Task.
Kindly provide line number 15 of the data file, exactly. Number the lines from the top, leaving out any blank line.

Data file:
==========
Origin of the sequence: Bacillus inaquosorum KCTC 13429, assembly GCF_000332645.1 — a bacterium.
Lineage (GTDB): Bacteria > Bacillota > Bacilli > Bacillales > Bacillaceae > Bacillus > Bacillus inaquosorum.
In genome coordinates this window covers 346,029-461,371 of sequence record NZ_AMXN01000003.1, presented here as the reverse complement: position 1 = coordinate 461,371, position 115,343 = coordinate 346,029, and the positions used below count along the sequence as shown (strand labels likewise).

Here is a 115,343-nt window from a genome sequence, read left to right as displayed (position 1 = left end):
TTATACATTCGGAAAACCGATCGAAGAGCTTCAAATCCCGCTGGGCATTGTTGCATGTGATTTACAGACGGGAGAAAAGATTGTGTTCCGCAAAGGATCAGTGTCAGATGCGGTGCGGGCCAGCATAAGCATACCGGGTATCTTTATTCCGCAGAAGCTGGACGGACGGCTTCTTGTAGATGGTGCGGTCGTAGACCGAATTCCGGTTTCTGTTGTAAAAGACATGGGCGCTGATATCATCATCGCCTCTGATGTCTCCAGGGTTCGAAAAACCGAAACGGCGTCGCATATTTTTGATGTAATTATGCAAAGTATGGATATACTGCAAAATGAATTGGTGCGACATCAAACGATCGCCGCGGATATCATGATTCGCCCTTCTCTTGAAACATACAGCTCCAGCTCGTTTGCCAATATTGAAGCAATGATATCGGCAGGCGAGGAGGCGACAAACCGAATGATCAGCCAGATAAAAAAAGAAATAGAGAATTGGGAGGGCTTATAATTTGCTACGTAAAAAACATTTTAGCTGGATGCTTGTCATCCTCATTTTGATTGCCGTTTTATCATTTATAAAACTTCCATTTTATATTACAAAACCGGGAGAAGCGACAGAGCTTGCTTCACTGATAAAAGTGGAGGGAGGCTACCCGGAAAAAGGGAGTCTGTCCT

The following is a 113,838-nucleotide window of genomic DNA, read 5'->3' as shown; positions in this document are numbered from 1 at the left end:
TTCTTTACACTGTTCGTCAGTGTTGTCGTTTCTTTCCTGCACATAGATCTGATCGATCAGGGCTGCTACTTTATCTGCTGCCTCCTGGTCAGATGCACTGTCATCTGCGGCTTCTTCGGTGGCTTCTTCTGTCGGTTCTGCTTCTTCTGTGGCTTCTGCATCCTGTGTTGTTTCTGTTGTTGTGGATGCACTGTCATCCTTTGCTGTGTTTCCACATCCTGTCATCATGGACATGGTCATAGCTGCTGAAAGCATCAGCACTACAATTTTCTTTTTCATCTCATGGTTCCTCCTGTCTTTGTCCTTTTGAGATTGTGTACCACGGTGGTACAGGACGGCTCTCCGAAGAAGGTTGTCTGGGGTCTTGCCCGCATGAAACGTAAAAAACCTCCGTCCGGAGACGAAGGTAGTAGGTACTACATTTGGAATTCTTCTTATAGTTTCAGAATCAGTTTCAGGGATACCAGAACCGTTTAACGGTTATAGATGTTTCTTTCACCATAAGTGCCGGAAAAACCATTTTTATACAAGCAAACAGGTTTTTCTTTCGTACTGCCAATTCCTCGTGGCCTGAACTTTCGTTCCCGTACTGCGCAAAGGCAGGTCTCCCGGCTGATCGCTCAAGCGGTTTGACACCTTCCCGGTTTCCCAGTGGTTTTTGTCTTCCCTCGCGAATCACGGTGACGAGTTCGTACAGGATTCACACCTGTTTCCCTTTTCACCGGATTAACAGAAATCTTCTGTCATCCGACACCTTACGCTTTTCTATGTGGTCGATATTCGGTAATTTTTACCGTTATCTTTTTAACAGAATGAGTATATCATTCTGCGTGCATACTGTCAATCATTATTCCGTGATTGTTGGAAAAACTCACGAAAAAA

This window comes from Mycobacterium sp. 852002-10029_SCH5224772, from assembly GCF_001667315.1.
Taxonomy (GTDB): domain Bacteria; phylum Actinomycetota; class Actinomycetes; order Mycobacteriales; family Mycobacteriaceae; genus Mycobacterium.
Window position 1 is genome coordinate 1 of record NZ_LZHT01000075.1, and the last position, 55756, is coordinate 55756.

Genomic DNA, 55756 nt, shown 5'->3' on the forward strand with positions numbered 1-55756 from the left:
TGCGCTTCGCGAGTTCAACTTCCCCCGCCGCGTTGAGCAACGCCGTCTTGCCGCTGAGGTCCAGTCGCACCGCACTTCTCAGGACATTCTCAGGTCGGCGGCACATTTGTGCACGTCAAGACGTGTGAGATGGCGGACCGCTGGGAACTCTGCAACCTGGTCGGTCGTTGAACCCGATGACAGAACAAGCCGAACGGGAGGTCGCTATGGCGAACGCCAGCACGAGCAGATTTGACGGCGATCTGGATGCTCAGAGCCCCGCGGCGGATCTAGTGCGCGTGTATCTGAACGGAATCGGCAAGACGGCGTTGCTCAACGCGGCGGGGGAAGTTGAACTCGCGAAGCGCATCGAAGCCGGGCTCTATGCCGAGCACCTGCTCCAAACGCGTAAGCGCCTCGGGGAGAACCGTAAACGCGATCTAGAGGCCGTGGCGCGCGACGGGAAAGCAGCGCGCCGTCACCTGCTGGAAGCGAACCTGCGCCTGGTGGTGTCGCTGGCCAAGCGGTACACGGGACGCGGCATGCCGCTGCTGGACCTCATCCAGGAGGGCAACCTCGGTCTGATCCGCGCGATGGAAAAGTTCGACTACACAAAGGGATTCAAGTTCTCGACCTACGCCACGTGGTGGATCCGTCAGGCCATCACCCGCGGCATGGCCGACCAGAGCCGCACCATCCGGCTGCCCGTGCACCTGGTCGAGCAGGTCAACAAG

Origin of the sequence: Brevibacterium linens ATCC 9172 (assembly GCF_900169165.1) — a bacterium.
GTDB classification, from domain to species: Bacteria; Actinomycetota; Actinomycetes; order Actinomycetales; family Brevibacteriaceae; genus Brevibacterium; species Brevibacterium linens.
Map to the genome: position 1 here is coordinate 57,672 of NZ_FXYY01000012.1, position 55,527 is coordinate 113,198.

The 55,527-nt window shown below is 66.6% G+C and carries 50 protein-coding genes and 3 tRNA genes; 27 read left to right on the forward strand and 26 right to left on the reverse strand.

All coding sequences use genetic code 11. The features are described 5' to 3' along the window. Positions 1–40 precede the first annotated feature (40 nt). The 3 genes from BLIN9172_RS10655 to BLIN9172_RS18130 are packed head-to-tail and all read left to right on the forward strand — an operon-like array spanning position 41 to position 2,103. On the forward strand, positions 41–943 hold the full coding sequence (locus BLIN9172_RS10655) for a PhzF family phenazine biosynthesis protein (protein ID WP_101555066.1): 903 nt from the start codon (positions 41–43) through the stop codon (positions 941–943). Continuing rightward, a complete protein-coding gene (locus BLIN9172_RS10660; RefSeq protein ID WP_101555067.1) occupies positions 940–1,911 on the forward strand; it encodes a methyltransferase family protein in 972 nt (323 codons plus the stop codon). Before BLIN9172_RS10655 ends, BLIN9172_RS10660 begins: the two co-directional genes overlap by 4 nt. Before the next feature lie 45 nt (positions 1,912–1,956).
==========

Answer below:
Map to the genome: position 1 here is coordinate 57,672 of NZ_FXYY01000012.1, position 55,527 is coordinate 113,198.